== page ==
Sour rye soup with smoked pork

Sour rye soup with smoked pork

Żurek na wędzonce

Borsch, Vodka and Tears
Bonnie Savage

Also known as white borsch, this soup is a testament to resourcefulness. When there is nothing to eat, a little rye flour mixed with water can yield a delicious meal. The word żurek is a diminutive of ‘sour’, so the name of the soup means something like ‘the little sour one’. It comes and goes on the menu at Borsch. Polish people are delighted to see it and order it immediately. It’s a harder sell to other customers who find the idea of fermented rye soup a little challenging. I find that odd, given the reception for other Polish products made from fermented grains, such as rye bread, beer and vodka!

Żurek is widely lauded as a hangover cure (every drinking culture has one!) and can be eaten in a variety of ways: meat-free during Lent when people typically deprive themselves; with boiled eggs in summer; or with mashed potato, spring onion and chopped crispy bacon in winter. You can substitute smoked kiełbasa, kransky, csabai or a combination of your favourites for the sausage in this recipe.

This dish has two main components, a starter and a stock. You will need to prepare the starter three to five days ahead. If you want, you can substitute a smoked hock for the bacon bones in the stock and double the recipe. The other half will freeze for up to three months.


Quantity Ingredient


Quantity Ingredient
120 grams rye flour
750m boiling water
rye bread, (optional)
1 lactobacillus acidophilus capsule, (optional) (see note)


Quantity Ingredient
500ml smoked bacon bones
150 grams parsnip, peeled and coarsely chopped
150 grams celeriac, peeled and coarsely chopped
2 brown onions, peeled and coarsely chopped
5 allspice berries
1 teaspoon dried marjoram
1 bay leaf
garlic, halved, plus 3 extra, crushed
800 grams white pork sausage (kiełbasa biała surowa)


  1. To make the starter, mix together the flour and water in a meticulously clean bowl or jar, to form a paste. Place the bread on top, if using, or open the capsule and empty the contents into the starter. Cover with a clean damp tea towel and leave in a warm place for 3–5 days until the mixture starts to smell sour and fermented. If any mould forms, just scrape it off with a metal spoon.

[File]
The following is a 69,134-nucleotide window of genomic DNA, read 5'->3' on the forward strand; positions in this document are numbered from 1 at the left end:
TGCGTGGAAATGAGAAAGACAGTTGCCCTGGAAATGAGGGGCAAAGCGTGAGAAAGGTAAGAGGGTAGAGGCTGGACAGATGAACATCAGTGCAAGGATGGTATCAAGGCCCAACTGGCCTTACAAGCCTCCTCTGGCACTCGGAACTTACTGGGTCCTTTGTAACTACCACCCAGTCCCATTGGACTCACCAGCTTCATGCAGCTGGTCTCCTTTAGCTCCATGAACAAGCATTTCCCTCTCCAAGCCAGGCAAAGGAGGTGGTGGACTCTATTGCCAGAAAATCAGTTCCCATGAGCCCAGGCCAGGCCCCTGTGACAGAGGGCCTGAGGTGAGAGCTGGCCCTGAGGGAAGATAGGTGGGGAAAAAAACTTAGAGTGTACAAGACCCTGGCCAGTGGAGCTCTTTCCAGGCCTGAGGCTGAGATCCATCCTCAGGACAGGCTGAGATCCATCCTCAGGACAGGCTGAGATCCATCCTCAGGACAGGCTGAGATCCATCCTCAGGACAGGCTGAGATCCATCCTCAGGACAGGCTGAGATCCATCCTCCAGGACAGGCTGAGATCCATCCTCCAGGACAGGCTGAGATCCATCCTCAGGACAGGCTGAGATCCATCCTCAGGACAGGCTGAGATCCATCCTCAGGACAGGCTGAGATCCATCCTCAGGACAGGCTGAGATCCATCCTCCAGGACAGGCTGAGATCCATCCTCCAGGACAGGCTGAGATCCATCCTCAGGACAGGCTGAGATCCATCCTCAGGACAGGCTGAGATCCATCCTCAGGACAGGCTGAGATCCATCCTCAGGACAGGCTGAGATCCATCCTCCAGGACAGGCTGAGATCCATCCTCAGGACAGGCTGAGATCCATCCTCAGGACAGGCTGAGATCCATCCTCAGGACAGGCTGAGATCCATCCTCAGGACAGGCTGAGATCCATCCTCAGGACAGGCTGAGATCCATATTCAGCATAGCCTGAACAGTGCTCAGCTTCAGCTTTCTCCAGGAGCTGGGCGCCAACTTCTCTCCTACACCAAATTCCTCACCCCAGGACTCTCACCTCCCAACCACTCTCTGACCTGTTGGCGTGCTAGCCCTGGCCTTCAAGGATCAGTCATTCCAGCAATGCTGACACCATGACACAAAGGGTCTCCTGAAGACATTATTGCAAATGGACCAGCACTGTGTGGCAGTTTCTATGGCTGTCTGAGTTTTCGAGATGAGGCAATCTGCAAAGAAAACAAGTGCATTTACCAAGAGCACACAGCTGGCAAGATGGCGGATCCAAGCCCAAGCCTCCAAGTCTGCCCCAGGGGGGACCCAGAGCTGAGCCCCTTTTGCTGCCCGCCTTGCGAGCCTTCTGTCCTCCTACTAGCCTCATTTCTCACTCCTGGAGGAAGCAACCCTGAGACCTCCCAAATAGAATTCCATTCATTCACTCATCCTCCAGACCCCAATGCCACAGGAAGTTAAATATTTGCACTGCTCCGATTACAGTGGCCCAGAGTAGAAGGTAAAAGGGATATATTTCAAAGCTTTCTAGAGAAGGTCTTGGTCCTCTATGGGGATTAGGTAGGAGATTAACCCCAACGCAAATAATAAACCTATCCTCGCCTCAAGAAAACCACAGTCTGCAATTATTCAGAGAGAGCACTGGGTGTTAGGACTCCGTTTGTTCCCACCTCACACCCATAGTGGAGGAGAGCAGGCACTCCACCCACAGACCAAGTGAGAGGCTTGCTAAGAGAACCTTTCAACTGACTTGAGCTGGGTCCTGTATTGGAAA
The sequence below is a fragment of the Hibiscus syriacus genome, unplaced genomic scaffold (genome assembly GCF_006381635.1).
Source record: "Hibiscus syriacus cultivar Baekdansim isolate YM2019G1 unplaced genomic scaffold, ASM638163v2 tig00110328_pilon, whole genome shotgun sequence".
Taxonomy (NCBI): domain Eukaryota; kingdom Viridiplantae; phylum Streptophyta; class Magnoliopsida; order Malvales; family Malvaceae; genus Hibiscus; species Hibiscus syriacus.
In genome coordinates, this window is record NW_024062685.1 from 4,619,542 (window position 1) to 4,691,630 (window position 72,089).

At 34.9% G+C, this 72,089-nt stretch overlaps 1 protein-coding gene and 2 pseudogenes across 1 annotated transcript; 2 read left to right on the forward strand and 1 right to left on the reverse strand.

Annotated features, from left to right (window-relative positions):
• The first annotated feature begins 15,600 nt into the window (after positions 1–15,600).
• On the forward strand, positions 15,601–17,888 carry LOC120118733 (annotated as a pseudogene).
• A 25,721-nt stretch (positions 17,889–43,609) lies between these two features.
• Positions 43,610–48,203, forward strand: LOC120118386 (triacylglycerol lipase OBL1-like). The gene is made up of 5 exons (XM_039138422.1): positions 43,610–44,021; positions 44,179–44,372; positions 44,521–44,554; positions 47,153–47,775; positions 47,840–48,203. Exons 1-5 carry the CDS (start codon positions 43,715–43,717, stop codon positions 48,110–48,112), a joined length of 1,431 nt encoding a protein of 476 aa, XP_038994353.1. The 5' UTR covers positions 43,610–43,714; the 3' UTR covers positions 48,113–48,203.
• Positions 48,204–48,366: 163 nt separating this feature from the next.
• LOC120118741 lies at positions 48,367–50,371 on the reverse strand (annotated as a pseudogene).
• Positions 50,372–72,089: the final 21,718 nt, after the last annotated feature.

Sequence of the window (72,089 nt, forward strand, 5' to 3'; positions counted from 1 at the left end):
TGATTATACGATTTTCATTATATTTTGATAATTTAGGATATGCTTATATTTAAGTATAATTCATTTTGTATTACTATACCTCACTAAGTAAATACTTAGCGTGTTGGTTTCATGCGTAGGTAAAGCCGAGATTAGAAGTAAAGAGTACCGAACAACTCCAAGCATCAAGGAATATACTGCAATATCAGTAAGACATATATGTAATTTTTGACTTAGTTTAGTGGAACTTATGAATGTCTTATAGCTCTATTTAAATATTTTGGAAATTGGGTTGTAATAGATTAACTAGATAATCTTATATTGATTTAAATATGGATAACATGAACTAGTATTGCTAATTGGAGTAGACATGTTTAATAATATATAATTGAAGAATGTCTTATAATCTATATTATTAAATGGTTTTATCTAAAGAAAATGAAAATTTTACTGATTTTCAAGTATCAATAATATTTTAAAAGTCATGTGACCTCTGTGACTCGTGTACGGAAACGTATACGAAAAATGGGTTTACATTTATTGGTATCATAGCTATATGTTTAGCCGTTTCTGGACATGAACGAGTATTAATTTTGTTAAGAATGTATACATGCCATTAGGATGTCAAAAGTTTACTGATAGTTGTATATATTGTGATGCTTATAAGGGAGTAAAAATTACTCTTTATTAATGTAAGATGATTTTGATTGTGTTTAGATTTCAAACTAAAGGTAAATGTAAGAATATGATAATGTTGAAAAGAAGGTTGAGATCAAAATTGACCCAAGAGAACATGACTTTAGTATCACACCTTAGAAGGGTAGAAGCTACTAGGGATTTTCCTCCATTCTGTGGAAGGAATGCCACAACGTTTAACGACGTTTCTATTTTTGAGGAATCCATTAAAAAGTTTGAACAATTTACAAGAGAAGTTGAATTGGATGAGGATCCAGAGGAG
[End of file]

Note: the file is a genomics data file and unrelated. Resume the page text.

2. To make the stock, put the bones in a large saucepan or stockpot and cover with 3 litres cold water. Place over medium heat until it is simmering and skim off any fat that rises to the surface. Add all the remaining ingredients, except the sausages and crushed garlic, and simmer for 4 hours. Add the sausages and simmer for a further 15 minutes, or until cooked through. Strain the stock, reserving the sausages and bacon bones and discarding the vegetables. Once cool, slice the sausages and pick the meat from the bacon bones and set aside.
  3. Return the strained stock to the pan and bring to a simmer. Whisk the rye starter and pour it slowly into the simmering stock, whisking constantly. When the entire starter has been incorporated and it is simmering again, the soup should be thickened and a pale opaque colour. Add the sausage and reserved meat, season with salt, pepper and the crushed garlic, to taste. Simmer for 1 minute further — the end result should be sour, salty and smoky. Alternatively, you can keep the sausages whole and put 1 in each person’s bowl then ladle the soup over the top.


  • Lactobacillus acidophilus capsules are available from most pharmacies; they usually keep them in a little refrigerator. I use them whenever I’m making a sourdough starter as they improve the flavour. Alive, the bacteria are also very good for you and aid digestion.
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